“We have and will continue to comply with manufacturer guidelines on 21-plus, flavors and purchase quantities,” said Tim Greene category director of general merchandise and tobacco of the Cigarette Store Corp. “Through our point-of-sale system and signage, we immediately implemented 21-plus and quantity restrictions on flavors. We are positioned and prepared to take the next steps when the FDA or any manufacturer implements further policy.”
Having the technology to electronically age verify and implement policies quickly, the chain feels well positioned to meet these restrictions to “serve the adult vaping community and have a successful 2019,” Greene said.
The Boulder, Colo.-based company operates more than 100 Smoker Friendly, Tobacco Depot stores and Gasamat c-store sites in five states.
JUUL announced it was ceasing sale of its four flavors at more than 90,000 stores. Fontem/Imperial Tobacco, maker of blu, confirmed it would tighten its flavor segment but would not concede to complete removal.
“At the time JUUL pulled its flavors, I wish I’d had more inventory than what I did because of the demand,” observed Bettencourt.
By mid-December, Altria indicated it was discontinuing its MarkTen and Green Smoke brands.
“MarkTen had struggled to gain or even hold market share in 2018, so it’s not surprising Altria ultimately looked to go in another direction,” said Greene.
According to Nielsen and Wells Fargo Securities research, MarkTen hadn’t breached 15% in dollar share since 2014, experiencing steady declines all of last year.
“We do a good job of educating staff about the products, and they will help redirect MarkTen customers to another product that might suit them, such as Vuse, blu or Logic,” Bettencourt said. “Also, we are fortunate that we can transfer inventory between stores if we know one store has loyal MarkTen customers.”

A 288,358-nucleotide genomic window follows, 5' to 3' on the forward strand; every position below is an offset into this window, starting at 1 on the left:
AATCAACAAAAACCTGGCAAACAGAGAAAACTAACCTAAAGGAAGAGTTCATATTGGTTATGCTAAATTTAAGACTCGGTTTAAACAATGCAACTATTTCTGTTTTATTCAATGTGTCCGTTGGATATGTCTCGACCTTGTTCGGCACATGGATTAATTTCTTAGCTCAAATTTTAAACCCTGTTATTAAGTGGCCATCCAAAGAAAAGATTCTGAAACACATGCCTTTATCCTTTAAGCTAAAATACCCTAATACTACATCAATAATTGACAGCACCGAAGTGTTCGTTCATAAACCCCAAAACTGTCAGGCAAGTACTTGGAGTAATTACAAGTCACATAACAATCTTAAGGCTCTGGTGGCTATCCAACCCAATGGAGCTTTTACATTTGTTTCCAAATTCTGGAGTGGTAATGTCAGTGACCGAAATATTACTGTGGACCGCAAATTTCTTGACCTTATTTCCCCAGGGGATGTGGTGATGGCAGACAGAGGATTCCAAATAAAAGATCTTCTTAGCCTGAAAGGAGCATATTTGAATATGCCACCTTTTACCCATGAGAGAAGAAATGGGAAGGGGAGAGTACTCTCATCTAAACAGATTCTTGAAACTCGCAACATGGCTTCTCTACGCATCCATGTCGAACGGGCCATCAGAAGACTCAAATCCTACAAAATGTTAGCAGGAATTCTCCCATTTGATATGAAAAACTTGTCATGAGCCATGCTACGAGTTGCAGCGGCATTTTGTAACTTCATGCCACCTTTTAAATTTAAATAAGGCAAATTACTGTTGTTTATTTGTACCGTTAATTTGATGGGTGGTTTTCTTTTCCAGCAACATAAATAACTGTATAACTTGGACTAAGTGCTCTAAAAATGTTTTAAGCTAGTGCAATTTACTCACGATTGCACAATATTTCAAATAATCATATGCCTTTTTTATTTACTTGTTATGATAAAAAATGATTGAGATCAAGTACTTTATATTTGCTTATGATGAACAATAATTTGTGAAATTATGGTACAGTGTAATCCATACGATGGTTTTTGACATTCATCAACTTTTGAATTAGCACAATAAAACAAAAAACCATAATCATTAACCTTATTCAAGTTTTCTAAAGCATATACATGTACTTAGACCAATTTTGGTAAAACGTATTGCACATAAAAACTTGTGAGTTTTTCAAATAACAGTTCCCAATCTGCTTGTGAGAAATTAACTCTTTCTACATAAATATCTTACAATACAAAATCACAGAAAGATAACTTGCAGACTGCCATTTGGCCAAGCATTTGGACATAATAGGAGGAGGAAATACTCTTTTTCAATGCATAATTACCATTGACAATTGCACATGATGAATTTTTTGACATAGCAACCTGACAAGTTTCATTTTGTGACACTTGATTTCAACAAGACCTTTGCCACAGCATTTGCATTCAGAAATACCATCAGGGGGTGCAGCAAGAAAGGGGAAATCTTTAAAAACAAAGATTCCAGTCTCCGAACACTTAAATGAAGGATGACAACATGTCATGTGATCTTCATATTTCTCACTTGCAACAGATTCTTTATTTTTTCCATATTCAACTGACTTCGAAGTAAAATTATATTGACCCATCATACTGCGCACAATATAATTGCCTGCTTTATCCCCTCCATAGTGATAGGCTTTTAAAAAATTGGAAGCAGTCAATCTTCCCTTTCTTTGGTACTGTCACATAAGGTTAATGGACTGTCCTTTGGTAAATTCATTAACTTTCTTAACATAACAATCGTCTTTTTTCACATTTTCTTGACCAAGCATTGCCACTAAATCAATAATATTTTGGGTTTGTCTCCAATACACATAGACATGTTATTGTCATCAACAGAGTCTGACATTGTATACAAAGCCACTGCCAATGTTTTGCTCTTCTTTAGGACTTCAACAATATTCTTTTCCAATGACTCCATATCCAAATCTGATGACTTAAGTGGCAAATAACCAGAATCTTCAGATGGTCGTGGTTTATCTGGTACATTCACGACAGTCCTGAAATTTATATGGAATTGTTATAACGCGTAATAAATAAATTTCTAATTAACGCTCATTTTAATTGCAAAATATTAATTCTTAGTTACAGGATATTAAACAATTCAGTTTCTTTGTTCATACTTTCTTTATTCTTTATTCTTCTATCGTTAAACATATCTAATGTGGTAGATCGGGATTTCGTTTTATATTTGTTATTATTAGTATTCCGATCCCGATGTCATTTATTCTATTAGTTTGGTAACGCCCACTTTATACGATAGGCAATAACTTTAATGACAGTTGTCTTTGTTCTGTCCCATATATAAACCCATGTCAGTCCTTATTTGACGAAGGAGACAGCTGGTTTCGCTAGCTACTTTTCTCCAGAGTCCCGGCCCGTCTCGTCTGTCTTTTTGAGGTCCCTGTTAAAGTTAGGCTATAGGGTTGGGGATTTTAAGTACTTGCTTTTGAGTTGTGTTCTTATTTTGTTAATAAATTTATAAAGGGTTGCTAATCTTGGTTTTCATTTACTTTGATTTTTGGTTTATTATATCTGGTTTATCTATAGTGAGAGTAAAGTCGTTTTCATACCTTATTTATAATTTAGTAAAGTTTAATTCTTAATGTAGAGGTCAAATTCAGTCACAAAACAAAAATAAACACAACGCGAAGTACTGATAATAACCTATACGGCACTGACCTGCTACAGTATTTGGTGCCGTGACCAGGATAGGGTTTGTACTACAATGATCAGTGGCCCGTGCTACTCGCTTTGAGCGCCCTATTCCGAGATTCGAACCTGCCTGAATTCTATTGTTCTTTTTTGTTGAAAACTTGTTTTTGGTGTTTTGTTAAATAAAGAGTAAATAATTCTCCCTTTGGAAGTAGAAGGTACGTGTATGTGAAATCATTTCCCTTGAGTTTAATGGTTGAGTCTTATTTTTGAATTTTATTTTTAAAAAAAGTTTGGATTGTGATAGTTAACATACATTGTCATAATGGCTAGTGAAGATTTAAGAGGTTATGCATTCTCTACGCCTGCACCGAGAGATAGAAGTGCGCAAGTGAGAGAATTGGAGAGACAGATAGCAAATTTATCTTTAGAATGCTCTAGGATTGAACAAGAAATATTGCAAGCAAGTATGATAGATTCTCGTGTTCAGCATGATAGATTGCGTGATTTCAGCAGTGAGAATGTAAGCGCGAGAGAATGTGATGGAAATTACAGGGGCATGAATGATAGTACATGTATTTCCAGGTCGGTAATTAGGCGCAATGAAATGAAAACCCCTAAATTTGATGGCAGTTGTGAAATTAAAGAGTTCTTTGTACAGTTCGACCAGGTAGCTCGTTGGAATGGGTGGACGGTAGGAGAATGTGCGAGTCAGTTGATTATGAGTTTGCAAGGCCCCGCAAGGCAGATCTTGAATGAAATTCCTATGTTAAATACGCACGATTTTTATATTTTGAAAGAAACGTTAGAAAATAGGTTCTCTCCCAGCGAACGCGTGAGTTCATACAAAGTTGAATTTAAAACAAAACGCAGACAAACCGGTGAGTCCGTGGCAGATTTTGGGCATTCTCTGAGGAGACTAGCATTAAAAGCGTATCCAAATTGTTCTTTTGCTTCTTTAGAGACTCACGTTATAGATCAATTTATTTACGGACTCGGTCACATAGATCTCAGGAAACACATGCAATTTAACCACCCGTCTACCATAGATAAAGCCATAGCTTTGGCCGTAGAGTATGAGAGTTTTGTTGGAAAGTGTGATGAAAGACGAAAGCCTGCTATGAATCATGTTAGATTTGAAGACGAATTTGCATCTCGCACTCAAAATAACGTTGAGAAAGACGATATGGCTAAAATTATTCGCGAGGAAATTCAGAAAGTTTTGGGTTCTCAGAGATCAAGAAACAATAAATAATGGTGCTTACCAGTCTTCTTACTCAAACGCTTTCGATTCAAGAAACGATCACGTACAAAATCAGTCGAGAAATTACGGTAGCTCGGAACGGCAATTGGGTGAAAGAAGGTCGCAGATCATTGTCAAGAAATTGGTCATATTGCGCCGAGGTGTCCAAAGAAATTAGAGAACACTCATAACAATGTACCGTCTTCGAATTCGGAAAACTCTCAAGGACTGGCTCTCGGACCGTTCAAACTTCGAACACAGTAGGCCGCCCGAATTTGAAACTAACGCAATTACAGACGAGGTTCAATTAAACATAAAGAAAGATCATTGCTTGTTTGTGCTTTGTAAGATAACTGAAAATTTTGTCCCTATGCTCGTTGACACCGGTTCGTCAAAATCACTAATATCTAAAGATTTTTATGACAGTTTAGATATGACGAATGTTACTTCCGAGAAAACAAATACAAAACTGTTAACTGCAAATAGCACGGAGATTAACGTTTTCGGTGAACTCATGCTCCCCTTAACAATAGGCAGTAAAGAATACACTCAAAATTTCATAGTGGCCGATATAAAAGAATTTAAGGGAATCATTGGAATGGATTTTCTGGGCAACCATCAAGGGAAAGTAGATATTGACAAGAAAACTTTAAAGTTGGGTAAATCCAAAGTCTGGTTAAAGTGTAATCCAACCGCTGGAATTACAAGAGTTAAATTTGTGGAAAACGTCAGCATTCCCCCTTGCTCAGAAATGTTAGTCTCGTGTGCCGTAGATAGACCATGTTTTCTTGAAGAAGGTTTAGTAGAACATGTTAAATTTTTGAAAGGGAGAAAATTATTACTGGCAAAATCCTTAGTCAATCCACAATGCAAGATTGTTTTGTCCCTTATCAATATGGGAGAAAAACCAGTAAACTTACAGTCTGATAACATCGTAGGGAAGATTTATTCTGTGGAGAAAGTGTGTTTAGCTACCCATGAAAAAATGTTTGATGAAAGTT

As if that wasn’t newsworthy enough, Altria closed out the year by purchasing a 35% stake in JUUL for $12.8 billion. Under the agreement, JUUL remains an independent entity, but now has access to the tobacco manufacturer’s sales infrastructure. That new relationship grants the pod system, and its nicotine salts, access to valuable shelf space next to the company’s combustible cigarettes in its 230,000 retail locations.
Additionally, JUUL can tap into Altria’s logistics and distribution resources, and work with its regulatory affairs experts to advance product development.
“We weren’t necessarily surprised by either move, but more so at the speed of which everything happened,” said Greene. “Altria’s interest in JUUL has been rumored for a few years, things obviously accelerated this fall and the two were able to find an agreement.”
Although it’s too early to assess how 2018’s tumultuous ending will impact this year’s category performance, convenience store owners and operators cautiously await future fallout.
“I feel like we had everything settled in the category, but things change quickly, now more so than ever,” said Bettencourt. “I plan to change my planograms this month, but it’s far from a long-term plan because so much is pending whether it’s at the manufacturer level or from the FDA.”